"Teaching is more than imparting knowledge, it is inspiring change. Learning is more than absorbing facts, it is acquiring understanding." William Arthur Ward
Get the Most from Engaging Learning Experiences
A good friend says she LOVES Venn Diagrams. Especially when they work. I agree. Here's a Venn that works to expand the common view of experiential learning programs -- simulations, cases, and the like.
We need to include three channels of learning to maximize the learning impact. Without them, you may be leaving some value on the table.
In each of our business simulation programs, we work to leverage learning from these three areas:
1. The simulation
This is the primary and most visible channel. Usually, the simulation is scrutinized quite thoroughly to determine if the messages, the inter-relationships, and the overall design meet the needs of the intended audience. Often, this is the ONLY factor that is considered. Yet, the simulation must be relatable to be meaningful.
2. The facilitator
Your facilitator preparations are essential. This person can skillfully weave in the learning points most relevant to the target audience. Also, this person can bring real-world examples and cases into the discussions to extend the learning beyond the simulation exercise.
Beyond that, the facilitator can offer in-depth know-how on topics like finance, marketing, decision making, or strategy. This expert can be an essential link between the simulation and the real world.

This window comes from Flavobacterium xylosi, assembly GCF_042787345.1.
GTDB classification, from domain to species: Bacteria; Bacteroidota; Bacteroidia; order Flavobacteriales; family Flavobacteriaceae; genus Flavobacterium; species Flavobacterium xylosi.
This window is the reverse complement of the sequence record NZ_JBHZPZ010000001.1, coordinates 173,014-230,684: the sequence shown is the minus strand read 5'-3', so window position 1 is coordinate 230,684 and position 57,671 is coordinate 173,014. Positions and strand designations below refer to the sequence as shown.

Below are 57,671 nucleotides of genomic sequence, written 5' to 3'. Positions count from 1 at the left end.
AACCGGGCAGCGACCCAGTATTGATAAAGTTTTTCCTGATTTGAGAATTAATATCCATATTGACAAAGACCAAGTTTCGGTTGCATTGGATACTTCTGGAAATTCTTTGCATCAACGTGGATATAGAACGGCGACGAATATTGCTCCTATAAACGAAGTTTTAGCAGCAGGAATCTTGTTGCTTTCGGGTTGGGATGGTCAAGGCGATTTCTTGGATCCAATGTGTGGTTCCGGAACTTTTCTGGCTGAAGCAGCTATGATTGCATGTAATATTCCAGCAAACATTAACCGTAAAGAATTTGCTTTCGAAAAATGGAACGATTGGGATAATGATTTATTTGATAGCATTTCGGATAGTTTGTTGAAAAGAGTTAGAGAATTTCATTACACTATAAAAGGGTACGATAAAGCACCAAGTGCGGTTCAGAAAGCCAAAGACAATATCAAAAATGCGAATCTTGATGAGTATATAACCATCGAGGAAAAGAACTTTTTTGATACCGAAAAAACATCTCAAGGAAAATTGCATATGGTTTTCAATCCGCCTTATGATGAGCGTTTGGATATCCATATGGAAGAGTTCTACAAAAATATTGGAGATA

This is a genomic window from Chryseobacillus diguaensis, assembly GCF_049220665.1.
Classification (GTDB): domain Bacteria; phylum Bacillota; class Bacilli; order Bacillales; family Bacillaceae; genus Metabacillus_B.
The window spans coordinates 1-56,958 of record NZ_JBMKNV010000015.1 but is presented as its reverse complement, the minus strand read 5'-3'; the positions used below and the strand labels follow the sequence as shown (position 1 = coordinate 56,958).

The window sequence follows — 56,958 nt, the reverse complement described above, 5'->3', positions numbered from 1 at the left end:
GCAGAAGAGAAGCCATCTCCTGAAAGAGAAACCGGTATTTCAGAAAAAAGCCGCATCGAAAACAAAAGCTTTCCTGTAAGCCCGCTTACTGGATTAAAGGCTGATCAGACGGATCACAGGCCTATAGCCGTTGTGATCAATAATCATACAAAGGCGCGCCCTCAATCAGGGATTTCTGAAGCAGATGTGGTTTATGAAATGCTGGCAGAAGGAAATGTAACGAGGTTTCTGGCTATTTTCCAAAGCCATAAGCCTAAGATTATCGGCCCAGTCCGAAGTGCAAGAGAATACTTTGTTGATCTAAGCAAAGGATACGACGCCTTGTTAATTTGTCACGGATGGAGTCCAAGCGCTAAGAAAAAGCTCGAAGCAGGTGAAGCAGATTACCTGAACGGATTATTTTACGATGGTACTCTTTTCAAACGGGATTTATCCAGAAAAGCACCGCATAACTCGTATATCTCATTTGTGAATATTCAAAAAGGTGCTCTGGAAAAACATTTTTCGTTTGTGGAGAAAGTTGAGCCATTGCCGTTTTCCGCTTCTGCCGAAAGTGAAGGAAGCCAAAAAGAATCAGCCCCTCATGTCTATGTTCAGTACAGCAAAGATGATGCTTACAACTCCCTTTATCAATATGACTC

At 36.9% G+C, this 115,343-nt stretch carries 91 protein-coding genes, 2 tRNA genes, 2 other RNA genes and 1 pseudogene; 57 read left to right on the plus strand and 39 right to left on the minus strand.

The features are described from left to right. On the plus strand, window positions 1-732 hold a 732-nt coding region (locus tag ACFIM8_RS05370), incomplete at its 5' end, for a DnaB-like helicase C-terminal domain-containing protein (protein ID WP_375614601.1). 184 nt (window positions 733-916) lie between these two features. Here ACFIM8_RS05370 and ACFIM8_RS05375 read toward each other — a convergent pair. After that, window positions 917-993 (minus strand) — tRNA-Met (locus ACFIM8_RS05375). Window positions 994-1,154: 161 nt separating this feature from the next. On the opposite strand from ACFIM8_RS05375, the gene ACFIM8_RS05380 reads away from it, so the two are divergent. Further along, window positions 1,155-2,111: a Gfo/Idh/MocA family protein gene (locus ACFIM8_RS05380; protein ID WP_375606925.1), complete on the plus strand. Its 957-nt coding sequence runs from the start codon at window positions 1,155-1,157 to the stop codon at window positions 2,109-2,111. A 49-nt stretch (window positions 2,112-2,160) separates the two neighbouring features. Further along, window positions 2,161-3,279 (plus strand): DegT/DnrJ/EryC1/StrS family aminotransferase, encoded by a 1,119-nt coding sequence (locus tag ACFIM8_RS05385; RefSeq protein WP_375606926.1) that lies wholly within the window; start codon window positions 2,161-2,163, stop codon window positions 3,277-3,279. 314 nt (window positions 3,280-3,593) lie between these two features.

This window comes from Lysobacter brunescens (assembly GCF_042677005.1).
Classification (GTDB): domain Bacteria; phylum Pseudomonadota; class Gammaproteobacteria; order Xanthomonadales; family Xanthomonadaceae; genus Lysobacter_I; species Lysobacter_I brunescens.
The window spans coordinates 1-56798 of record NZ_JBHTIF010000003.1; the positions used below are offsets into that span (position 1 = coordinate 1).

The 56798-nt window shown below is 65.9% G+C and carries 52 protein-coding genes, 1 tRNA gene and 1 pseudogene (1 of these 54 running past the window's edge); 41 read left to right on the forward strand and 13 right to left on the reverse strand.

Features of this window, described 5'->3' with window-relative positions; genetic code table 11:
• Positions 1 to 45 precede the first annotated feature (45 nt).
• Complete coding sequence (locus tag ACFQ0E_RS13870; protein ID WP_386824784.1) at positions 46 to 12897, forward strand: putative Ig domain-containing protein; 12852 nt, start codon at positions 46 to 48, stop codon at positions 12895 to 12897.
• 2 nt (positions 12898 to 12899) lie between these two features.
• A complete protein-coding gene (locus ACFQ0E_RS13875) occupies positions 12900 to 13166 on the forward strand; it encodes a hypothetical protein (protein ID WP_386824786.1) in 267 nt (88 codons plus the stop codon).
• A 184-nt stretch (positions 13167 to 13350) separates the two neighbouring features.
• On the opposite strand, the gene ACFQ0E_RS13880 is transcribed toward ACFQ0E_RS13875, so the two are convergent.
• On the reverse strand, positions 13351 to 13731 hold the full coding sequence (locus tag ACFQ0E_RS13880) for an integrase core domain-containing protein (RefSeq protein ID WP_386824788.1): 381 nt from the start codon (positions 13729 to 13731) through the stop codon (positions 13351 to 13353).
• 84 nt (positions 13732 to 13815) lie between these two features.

3. The learners' experience
Often overlooked, the learners' experience in the simulation is another vital learning channel. How each learner responds to the challenge is tremendously valuable. Consider how often each learner needs to correct their course, reflect on their behavior, provide feedback to team members, and deal with the ambiguities of decision making. These activities are also powerful channels for learning.
Recently, a client decided to get the most out of the learners' experience. She decided to engage leadership development mentors in the session, in the role of observer/coach. Each mentor joined a team in the simulation and simply observed behaviors, listened to discussions, and watched them work. In consultation with the leadership competency model, the mentor could provide specific observational feedback to the team, and tot he individual learners, in between simulation rounds.
There are indeed three channels for learning in simulations. Leverage all three and you'll see tremendous impact. Good luck!
"The views expressed here do not necessarily represent the unanimous views of all parts of my mind."
- Malcolm McMahon
Dan Topf, CPT is Sr. Vice President at MDI, Inc.
Business Learning by Dan: Primers for Trainers
PDF versions of short articles on how to integrate business acumen into all training and development:
The Income Statement
Price and Volume
The Circulation of Capital
The Cost of Capital
Financial Services -- Life Insurance/Annuities